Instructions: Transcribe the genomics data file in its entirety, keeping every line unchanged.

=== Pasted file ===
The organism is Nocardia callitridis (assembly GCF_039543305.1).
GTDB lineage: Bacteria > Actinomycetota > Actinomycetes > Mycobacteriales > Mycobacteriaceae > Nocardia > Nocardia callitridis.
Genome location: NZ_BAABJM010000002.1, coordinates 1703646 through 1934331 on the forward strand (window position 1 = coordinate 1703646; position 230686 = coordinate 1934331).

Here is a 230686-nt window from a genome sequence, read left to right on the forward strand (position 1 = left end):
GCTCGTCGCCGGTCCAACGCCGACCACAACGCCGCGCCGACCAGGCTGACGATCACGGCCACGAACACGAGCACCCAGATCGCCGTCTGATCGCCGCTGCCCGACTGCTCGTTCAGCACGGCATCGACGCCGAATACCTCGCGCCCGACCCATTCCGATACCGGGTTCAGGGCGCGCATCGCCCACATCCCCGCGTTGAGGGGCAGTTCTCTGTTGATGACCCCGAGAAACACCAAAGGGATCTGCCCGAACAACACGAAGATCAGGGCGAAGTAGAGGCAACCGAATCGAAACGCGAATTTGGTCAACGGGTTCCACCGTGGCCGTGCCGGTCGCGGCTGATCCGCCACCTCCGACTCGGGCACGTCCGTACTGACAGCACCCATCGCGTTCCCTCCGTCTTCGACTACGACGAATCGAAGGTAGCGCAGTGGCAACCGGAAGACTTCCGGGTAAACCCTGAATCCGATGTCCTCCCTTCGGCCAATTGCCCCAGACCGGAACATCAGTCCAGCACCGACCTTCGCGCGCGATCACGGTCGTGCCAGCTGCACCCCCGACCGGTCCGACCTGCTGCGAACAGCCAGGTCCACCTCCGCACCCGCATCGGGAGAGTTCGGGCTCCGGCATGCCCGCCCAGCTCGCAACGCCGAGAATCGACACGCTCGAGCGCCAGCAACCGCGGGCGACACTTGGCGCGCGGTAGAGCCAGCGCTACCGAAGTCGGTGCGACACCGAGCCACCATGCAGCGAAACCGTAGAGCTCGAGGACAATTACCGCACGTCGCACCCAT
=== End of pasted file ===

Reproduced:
The organism is Nocardia callitridis (assembly GCF_039543305.1).
GTDB lineage: Bacteria > Actinomycetota > Actinomycetes > Mycobacteriales > Mycobacteriaceae > Nocardia > Nocardia callitridis.
Genome location: NZ_BAABJM010000002.1, coordinates 1703646 through 1934331 on the forward strand (window position 1 = coordinate 1703646; position 230686 = coordinate 1934331).

Here is a 230686-nt window from a genome sequence, read left to right on the forward strand (position 1 = left end):
GCTCGTCGCCGGTCCAACGCCGACCACAACGCCGCGCCGACCAGGCTGACGATCACGGCCACGAACACGAGCACCCAGATCGCCGTCTGATCGCCGCTGCCCGACTGCTCGTTCAGCACGGCATCGACGCCGAATACCTCGCGCCCGACCCATTCCGATACCGGGTTCAGGGCGCGCATCGCCCACATCCCCGCGTTGAGGGGCAGTTCTCTGTTGATGACCCCGAGAAACACCAAAGGGATCTGCCCGAACAACACGAAGATCAGGGCGAAGTAGAGGCAACCGAATCGAAACGCGAATTTGGTCAACGGGTTCCACCGTGGCCGTGCCGGTCGCGGCTGATCCGCCACCTCCGACTCGGGCACGTCCGTACTGACAGCACCCATCGCGTTCCCTCCGTCTTCGACTACGACGAATCGAAGGTAGCGCAGTGGCAACCGGAAGACTTCCGGGTAAACCCTGAATCCGATGTCCTCCCTTCGGCCAATTGCCCCAGACCGGAACATCAGTCCAGCACCGACCTTCGCGCGCGATCACGGTCGTGCCAGCTGCACCCCCGACCGGTCCGACCTGCTGCGAACAGCCAGGTCCACCTCCGCACCCGCATCGGGAGAGTTCGGGCTCCGGCATGCCCGCCCAGCTCGCAACGCCGAGAATCGACACGCTCGAGCGCCAGCAACCGCGGGCGACACTTGGCGCGCGGTAGAGCCAGCGCTACCGAAGTCGGTGCGACACCGAGCCACCATGCAGCGAAACCGTAGAGCTCGAGGACAATTACCGCACGTCGCACCCAT